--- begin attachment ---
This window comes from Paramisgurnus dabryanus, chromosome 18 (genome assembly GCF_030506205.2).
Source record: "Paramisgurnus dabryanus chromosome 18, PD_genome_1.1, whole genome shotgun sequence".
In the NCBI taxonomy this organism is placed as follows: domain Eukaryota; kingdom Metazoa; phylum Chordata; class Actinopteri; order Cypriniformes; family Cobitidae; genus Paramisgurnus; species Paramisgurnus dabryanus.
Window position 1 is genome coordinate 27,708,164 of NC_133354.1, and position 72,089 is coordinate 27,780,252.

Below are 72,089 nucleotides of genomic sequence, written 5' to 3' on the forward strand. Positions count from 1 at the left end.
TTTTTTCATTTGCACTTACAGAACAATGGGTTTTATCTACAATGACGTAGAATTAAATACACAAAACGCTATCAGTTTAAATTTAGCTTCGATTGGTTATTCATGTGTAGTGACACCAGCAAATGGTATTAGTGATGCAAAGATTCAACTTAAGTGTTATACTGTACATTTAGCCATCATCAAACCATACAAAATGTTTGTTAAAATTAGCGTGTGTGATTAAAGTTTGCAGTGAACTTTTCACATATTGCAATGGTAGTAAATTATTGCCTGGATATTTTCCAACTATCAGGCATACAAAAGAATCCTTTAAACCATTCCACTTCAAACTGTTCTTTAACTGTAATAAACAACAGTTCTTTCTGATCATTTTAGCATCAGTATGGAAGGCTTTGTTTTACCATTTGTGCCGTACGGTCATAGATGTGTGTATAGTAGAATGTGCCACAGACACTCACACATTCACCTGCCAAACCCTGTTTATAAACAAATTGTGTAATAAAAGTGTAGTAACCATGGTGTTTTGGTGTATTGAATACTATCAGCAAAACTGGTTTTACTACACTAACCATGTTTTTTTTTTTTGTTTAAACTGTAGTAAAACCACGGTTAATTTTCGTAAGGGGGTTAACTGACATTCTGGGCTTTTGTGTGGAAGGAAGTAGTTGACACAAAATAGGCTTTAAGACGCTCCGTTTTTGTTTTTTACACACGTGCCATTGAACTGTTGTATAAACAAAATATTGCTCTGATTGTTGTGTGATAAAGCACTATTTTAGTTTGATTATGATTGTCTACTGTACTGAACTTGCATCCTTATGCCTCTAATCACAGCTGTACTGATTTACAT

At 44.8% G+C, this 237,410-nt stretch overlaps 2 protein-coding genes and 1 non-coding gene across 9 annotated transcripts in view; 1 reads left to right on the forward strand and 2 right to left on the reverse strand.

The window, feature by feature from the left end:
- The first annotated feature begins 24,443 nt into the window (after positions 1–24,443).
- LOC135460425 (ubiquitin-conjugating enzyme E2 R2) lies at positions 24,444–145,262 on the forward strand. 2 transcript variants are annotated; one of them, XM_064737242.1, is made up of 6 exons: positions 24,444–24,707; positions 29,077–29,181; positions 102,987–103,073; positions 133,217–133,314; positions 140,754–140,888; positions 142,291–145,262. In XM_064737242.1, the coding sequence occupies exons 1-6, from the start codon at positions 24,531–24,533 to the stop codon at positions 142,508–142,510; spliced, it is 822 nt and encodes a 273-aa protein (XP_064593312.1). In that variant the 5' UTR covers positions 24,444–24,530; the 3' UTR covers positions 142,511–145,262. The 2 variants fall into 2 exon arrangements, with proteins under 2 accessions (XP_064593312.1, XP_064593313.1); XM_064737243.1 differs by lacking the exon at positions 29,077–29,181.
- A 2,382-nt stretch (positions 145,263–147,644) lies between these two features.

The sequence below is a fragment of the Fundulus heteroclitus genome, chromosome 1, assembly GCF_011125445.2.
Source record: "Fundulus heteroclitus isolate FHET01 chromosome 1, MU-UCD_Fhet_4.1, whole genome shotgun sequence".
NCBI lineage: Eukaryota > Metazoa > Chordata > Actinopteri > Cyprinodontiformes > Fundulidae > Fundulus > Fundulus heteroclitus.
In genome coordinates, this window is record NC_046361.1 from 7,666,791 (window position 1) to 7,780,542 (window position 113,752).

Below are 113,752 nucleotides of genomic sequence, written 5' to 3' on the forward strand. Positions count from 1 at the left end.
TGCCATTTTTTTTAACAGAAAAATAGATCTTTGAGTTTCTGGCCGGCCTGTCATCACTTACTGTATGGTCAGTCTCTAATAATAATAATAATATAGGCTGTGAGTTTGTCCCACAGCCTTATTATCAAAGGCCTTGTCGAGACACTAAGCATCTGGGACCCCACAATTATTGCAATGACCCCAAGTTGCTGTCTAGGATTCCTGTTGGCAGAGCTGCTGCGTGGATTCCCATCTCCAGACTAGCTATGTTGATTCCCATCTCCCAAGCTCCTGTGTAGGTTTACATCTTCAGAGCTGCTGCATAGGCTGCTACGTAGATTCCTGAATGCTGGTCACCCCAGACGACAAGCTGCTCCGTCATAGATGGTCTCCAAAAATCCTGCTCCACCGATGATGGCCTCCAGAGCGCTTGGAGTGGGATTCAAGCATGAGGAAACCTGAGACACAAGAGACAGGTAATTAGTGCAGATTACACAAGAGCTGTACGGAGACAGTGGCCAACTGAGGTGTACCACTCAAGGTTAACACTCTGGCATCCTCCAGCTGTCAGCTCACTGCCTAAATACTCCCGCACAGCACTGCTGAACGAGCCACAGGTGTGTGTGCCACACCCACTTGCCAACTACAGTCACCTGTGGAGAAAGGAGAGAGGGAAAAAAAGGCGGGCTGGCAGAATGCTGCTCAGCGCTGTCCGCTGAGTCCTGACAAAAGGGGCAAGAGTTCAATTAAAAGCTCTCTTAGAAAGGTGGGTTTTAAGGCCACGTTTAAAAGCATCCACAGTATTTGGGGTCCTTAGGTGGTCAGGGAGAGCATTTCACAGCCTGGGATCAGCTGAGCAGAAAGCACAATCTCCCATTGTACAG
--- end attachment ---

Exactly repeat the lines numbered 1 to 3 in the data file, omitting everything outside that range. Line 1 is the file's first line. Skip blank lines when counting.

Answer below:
This window comes from Paramisgurnus dabryanus, chromosome 18 (genome assembly GCF_030506205.2).
Source record: "Paramisgurnus dabryanus chromosome 18, PD_genome_1.1, whole genome shotgun sequence".
In the NCBI taxonomy this organism is placed as follows: domain Eukaryota; kingdom Metazoa; phylum Chordata; class Actinopteri; order Cypriniformes; family Cobitidae; genus Paramisgurnus; species Paramisgurnus dabryanus.